TSH and T4 values, serum bile acids, cortisol level
Consideration of specific aetiologies
Serum ammonia, lactate level, cholesterol, red blood cells, galactose-1-phosphate uridyltransferase, urine for succinylacetone and organic acids. Consider bile salt species profiling in the urine
Direct nucleic acid testing via PCR for CMV, HSV, listeria
In discussion with a paediatric gastroenterologist/hepatologist, with a low threshold for gene panels or exome sequencing
Sweat chloride analysis
Serum immunoreactive trypsinogen level or CFTR genetic testing, as appropriate
Chest X-ray (CXR): lung and heart disease
Spine: spinal abnormalities (such as butterfly vertebrae)
Echocardiogram: cardiac abnormalities observed in Alagille syndrome
(Timing and approach vary according to the institution and expertise)
Other relevant specialist consultations: Ophthalmology
Metabolic/genetic (consider when required, especially when gene panels or whole exome sequencing may be helpful)
Cardiology/ECHO (in case of murmur or hypoxia, poor cardiac function)
General paediatric surgery
Abdominal ultrasound is a sensitive and non-invasive examination that is useful for the assessment of the condition of the bile ducts, vessels and liver parenchyma. 2-4
Abdominal ultrasound should be performed on an empty stomach (≥ 6h after the last meal).
A fasting abdominal ultrasound is a simple and effective method that can be used to visualise obstructing lesions of the biliary tree, identify choledochal cysts, or signs of advanced liver disease and other splenic abnormalities. 4-8
The following hepatic ultrasound features may contribute to the diagnosis of biliary atresia, although no single sign can confirm a diagnosis on its own:9-13
Many, but not all infants with biliary atresia have a small or undetectable gall bladder. Findings such as abdominal heterotaxy, midline liver, polysplenia, asplenia, and preduodenal portal vein increase the suspicion of biliary atresia with malformations. Moreover, normal ultrasound does not rule out non-syndromic biliary atresia.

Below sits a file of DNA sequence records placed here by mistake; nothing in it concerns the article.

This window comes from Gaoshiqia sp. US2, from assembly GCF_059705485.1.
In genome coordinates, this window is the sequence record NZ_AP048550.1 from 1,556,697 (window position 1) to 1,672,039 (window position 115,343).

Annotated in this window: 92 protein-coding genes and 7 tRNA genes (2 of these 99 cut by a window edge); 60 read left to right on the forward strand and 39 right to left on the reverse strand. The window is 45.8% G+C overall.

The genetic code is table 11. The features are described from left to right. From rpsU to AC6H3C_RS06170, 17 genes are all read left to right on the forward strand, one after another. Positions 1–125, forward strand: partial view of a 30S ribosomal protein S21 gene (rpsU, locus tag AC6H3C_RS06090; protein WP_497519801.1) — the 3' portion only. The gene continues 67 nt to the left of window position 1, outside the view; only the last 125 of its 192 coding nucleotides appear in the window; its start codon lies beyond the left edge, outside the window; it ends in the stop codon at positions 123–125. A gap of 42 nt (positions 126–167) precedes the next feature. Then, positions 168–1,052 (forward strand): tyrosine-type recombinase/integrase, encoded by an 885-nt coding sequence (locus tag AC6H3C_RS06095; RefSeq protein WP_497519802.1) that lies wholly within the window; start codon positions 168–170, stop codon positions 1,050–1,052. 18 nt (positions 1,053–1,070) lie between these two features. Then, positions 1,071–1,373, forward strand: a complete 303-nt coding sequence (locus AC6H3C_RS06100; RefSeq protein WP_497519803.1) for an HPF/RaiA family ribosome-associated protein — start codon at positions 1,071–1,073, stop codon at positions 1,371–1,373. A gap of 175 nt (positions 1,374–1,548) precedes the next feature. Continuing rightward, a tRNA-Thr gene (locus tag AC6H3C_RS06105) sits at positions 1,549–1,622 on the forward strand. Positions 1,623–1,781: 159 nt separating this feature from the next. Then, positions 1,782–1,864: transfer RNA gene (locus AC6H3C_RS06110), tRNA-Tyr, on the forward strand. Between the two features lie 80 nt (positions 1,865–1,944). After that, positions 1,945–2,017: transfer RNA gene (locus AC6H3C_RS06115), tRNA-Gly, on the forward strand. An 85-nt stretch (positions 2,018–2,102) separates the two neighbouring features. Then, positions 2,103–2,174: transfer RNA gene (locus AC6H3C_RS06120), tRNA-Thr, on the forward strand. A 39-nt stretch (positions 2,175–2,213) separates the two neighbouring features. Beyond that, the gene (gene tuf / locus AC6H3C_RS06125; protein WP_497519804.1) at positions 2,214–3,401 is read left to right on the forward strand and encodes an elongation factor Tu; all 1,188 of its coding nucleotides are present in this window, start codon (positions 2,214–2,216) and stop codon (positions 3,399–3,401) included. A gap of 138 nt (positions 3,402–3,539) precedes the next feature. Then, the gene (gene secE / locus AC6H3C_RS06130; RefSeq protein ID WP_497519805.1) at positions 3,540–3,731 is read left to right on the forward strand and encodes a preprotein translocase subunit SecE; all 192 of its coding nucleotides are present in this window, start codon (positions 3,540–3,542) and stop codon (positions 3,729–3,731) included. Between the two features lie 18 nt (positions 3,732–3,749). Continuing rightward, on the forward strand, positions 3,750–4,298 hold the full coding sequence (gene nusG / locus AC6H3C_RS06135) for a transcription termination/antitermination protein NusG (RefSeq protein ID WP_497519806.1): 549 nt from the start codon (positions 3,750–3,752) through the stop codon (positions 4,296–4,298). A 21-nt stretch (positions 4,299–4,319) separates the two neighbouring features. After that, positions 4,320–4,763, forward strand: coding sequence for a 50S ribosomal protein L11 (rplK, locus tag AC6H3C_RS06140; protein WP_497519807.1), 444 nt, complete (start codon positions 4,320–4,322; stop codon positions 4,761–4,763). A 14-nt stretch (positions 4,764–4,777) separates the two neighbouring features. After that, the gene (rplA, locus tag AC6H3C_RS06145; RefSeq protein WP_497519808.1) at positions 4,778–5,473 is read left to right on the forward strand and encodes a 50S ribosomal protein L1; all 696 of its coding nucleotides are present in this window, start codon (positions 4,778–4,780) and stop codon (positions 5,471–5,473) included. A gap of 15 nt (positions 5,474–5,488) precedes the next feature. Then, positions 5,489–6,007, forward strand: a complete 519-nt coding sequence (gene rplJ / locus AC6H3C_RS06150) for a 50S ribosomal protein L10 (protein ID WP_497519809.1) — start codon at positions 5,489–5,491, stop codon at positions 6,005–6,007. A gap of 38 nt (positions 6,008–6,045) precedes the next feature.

1. Jaundice in newborn babies under 28 days. London: NICE: National Institute for Health and Care Excellence; 2010.
2. Protocole national de diagnostic et de soins : Déficits de synthèse des acides biliaires primaires. In: Génétiques CdRCdlAdVBedC, ed.2019.
3. L’Alerte Jaune, campagne nationale d’informations pour le dépistage des cholestases néonatales. Association Maladies Foie Enfants (AMFE). (Accessed April, 2020, at http://www.alertejaune.com/.)
4. Fawaz R, Baumann U, Ekong U, et al. Guideline for the evaluation of cholestatic jaundice in infants: joint recommendations of the North American Society for Pediatric Gastroenterology, Hepatology, and Nutrition and the European Society for Pediatric Gastroenterology, Hepatology, and Nutrition. J Pediatr Gastroenterol Nutr 2017;64:154-68.
5. Gonzales E, Jacquemin E. Cholestases néonatales. Pédiatrie 2006:4-060-A-15.
6. Ling SC. Congenital cholestatic syndromes: what happens when children grow up? Can J Gastroenterol 2007;21:743-51.
7. Kamath BM, Loomes KM, Oakey RJ, et al. Facial features in Alagille syndrome: specific or cholestasis facies? Am J Med Genet 2002;112:163-70.
8. Balistreri WF. Neonatal cholestasis. J Pediatr 1985;106:171-84.
9. Mittal V, Saxena AK, Sodhi KS, et al. Role of abdominal sonography in the preoperative diagnosis of extrahepatic biliary atresia in infants younger than 90 days. AJR Am J Roentgenol 2011;196:W438-45.
10. Humphrey TM, Stringer MD. Biliary atresia: US diagnosis. Radiology 2007;244:845-51.
11. Lee HJ, Lee SM, Park WH, Choi SO. Objective criteria of triangular cord sign in biliary atresia on US scans. Radiology 2003;229:395-400.
12. Kim WS, Cheon JE, Youn BJ, et al. Hepatic arterial diameter measured with US: adjunct for US diagnosis of biliary atresia. Radiology 2007;245:549-55.
13. Tan Kendrick AP, Phua KB, Ooi BC, Tan CE. Biliary atresia: making the diagnosis by the gallbladder ghost triad. Pediatr Radiol 2003;33:311-5.